The beginning of my summer was dedicated to moving the BioBE center’s molecular biology lab to a new location on campus.
I dedicated the next part of my summer to finishing the DNA extractions for ~350 swab samples collected from cohort 2 of the EPA weatherization project, and then the corresponding fungal (ITS) and bacterial (16S) library prep (nearly 700 samples in the end). I also completed the DNA extractions and metagenomics library prep for the vacuumed dust samples of the EPA weatherization project (~150 samples), the DNA extractions and 16S library prep for Gwynne’s latest Urban Air data collection effort (~60 samples), as well as finishing the library prep for the adoption study that Ashley had been overseeing (~96 samples).
In August I took some vacation time to visit Europe, traveling with my partner, Craig. We spent the first part of our trip in the French countryside. We got to go cheese tasting in medieval villages, and visit local markets, castles, and beautiful cathedrals.
We then traveled to the south of France, to Marseille and Toulon, and took a ferry to Sardinia. Sardinia was a very interesting place full of rich history, culture, and amazing landscapes.
We topped off our trip with a quick stopover in Amsterdam, where we had a lovely visit with Craig’s friends that he hadn’t seen since college.I spent the last part of the summer updating protocols, troubleshooting methods, working on manuscripts, and harvesting vegetables from my garden and making tomato sauce.
I’ve also been training a new addition to the lab, Mitch Rezzonico, who just started his Masters in Bioinformatics here at UO. Mitch has been learning common lab techniques, like DNA extraction and PCR amplification, as well as helping Sue with some data analysis.
In July, one of our own, Dr. Roo Vandegrift, went to the annual Mycological Society of America (MSA) meeting, held just outside of Atlanta, Georgia, in the college town of Athens. He went to learn what others in the field are up to, and present work from the BioBE Center. Roo live-tweeted most of the talks he went to; you can find him @MycoRoo on twitter to look back through his experience of the conference, and look up the hashtag #MSA17 or #MSA2017 to see other posts about the conference.
The meeting started with a pre-conference foray: a group of nearly one hundred mycologists loaded into three packed busses and went out to Unicoi State Park for a 3.5 mile hike; collecting mushrooms, ascomycetes, and plant pathogenic fungi all the way. It has apparently been a particularly wet summer in Georgia so far, and the fungal diversity on display was astonishing, particularly coming from Oregon, where our summers are dry and a bit mycologically deprived.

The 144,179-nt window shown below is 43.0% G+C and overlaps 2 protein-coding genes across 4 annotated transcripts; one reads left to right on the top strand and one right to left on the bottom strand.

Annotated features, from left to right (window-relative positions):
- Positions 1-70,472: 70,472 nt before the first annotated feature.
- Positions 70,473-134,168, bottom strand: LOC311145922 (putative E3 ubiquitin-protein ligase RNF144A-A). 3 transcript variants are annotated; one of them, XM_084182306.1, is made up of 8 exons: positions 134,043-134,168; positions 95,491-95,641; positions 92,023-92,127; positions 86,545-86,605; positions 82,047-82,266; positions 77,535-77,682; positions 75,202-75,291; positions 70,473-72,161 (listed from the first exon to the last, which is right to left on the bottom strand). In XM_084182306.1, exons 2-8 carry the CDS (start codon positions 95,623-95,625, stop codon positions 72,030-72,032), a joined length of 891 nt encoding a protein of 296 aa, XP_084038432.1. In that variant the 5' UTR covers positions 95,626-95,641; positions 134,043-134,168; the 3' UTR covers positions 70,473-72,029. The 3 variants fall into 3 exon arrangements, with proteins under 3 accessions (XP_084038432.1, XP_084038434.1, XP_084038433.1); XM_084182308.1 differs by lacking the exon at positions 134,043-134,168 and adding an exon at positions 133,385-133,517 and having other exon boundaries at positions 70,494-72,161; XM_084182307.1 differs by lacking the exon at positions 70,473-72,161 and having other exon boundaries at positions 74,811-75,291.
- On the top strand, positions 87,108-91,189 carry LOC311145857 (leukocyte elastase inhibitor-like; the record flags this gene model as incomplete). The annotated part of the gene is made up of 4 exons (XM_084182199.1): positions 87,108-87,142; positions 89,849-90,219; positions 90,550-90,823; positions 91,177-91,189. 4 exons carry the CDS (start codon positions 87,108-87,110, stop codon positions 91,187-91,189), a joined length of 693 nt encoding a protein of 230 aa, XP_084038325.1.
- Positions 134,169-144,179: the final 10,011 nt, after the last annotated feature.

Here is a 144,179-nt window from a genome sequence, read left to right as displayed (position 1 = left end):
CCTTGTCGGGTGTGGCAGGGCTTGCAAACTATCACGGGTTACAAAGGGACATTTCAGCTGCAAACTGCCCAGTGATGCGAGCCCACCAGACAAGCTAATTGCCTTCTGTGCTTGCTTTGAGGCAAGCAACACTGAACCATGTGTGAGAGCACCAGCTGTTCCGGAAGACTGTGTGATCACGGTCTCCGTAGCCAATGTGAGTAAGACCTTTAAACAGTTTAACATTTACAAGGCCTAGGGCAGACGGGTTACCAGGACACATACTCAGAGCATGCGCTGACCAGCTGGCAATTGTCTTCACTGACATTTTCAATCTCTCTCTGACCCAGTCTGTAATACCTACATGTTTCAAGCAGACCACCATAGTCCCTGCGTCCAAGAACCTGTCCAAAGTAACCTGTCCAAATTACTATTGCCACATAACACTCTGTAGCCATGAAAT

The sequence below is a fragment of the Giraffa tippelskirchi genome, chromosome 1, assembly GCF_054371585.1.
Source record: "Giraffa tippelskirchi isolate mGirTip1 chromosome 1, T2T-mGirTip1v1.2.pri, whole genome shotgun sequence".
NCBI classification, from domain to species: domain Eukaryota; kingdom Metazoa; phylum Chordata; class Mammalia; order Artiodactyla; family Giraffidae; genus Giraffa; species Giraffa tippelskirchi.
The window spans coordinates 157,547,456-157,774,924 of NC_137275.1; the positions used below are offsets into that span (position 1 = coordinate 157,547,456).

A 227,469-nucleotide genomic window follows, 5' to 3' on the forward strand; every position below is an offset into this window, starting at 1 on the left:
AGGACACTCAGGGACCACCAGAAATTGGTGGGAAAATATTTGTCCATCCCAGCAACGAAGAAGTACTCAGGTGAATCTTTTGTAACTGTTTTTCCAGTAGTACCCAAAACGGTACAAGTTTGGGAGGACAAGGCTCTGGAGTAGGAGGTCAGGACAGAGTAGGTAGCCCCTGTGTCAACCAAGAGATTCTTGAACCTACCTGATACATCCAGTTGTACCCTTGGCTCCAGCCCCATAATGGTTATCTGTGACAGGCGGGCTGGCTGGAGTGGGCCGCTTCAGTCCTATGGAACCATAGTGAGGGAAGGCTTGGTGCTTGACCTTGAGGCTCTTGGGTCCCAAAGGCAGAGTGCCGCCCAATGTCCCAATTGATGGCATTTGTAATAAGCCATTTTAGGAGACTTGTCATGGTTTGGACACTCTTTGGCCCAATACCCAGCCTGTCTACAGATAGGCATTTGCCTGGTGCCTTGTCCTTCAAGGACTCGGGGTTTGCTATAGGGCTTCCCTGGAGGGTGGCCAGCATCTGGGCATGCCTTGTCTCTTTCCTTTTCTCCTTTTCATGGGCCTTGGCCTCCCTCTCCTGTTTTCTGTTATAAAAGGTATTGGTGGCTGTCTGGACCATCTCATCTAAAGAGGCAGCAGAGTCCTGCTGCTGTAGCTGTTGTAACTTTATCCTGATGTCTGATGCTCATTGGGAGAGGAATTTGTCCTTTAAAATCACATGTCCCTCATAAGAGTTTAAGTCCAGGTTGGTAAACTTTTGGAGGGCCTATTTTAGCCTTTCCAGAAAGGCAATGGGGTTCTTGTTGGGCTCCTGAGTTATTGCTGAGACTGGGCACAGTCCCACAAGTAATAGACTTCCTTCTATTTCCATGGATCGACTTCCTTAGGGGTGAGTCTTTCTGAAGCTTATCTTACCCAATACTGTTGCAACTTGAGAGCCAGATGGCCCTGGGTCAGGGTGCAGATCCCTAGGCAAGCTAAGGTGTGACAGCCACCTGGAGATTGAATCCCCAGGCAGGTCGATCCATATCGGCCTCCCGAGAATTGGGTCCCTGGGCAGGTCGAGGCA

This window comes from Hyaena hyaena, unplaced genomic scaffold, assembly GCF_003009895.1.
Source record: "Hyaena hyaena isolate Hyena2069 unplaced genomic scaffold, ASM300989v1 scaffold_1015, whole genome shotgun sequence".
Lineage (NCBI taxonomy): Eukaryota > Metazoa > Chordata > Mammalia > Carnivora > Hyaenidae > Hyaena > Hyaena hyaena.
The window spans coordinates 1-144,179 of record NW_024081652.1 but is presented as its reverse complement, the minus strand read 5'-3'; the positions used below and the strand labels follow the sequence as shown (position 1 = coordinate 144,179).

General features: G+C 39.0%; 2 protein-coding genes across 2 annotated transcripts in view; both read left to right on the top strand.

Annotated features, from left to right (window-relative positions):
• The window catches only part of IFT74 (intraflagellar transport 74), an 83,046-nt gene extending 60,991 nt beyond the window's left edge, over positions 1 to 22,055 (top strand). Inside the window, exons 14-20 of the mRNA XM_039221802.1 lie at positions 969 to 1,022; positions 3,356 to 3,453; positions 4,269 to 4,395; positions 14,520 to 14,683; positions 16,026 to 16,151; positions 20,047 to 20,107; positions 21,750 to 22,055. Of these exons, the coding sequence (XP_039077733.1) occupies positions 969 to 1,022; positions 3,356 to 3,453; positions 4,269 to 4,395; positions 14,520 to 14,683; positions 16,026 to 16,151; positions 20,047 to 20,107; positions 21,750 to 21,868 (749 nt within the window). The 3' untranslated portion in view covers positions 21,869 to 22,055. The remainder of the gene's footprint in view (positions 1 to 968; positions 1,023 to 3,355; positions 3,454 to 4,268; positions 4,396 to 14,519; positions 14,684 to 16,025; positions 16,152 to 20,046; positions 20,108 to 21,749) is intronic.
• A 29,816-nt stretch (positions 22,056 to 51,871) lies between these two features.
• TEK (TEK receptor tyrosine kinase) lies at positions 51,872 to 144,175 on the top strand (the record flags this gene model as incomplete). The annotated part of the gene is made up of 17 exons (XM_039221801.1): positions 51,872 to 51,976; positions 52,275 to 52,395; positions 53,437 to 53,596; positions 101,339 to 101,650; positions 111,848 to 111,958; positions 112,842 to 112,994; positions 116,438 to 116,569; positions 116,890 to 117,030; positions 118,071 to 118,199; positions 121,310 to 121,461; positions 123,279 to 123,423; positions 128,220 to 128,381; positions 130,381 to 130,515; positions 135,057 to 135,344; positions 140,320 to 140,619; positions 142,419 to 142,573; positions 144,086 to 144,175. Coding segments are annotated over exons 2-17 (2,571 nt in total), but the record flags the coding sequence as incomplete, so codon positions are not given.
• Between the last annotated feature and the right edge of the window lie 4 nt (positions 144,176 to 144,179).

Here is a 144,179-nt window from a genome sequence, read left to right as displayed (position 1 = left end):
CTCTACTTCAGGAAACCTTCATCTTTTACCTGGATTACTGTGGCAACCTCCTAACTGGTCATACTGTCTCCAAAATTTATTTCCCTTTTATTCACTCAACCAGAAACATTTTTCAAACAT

On Monday morning, the day started with the Presidential Address from outgoing president, Dr. Georgiana May, titled “Lucky: A career in mycology.” She gave a rolling account of a career full of lucky breaks and fortuitous moments, which she made the best possible use of with her sharp and grateful mind. She also included a number of historical anecdotes that had the audience in stitches of laughter, and sometimes on the verge of tears. She asked that the contents of her talk remain private, though, so that’s as much detail as I’ll give here.
The first session of talks that I went to was the Ecology & Conservation section, which started with Terry Henkel presenting some amazing work from his lab on the Thelephoralean ectomycorrhizal fungi of a monodominant tropical forest in the Guyana shield region of South America, and how these fungi may be involved in seedling survival and recruitment in this forest. The discussion of this system continued with the next talk in the session, from Terry’s graduate student, Carolyn Delevich, who gave a fascinating discussion of the community assembly of ectomycorrhizal fungi on the roots of these dominant Fabaceae trees, looking at the change in the community over time on the seedlings from one of these mass fruiting events.
EcM diversity increases as you move AWAY from the equator — counter to most other diversity trends. But some exceptions, eg Guyana. #MSA2017
There were a number of other excellent talks about mycorrhizal communities, highlighting the cutting edge of molecular techniques in fungal community ecology, host-associated dynamics, and spatial/temporal ecology. Dr. Alija Mujic’s talk on invasion dynamics in mycorrhizal communities of Nothofagus in Patagonia was particularly good.
At the end of that first day, Roo presented his talk: “Impacts of Weatherization on Indoor Fungal Communities“, co-authored with other BioBE personnel, as well as colleagues from the Oregon Research Institute and Northwestern University (Roo Vandegrift, Ashkaan Fahimipour, Jeff Kline, Alejandro Manzo, Dale Northcutt, Jason Stenson, Hannah Wilson, Ryann Crowley, Erica Hartmann, Deborah Johnson-Shelton, G.Z. Brown, Jessica Green, Kevin Van Den Wymelenberg). This talk debuted preliminary data from our EPA-funded study examining a multi-faceted, interdisciplinary dataset combining microbial ecology, indoor air quality, and an extensive survey detailing aspects of health and behavior. Feedback was incredibly positive and encouraging, including some really helpful feedback on biophysical explanations for observed trends in the data.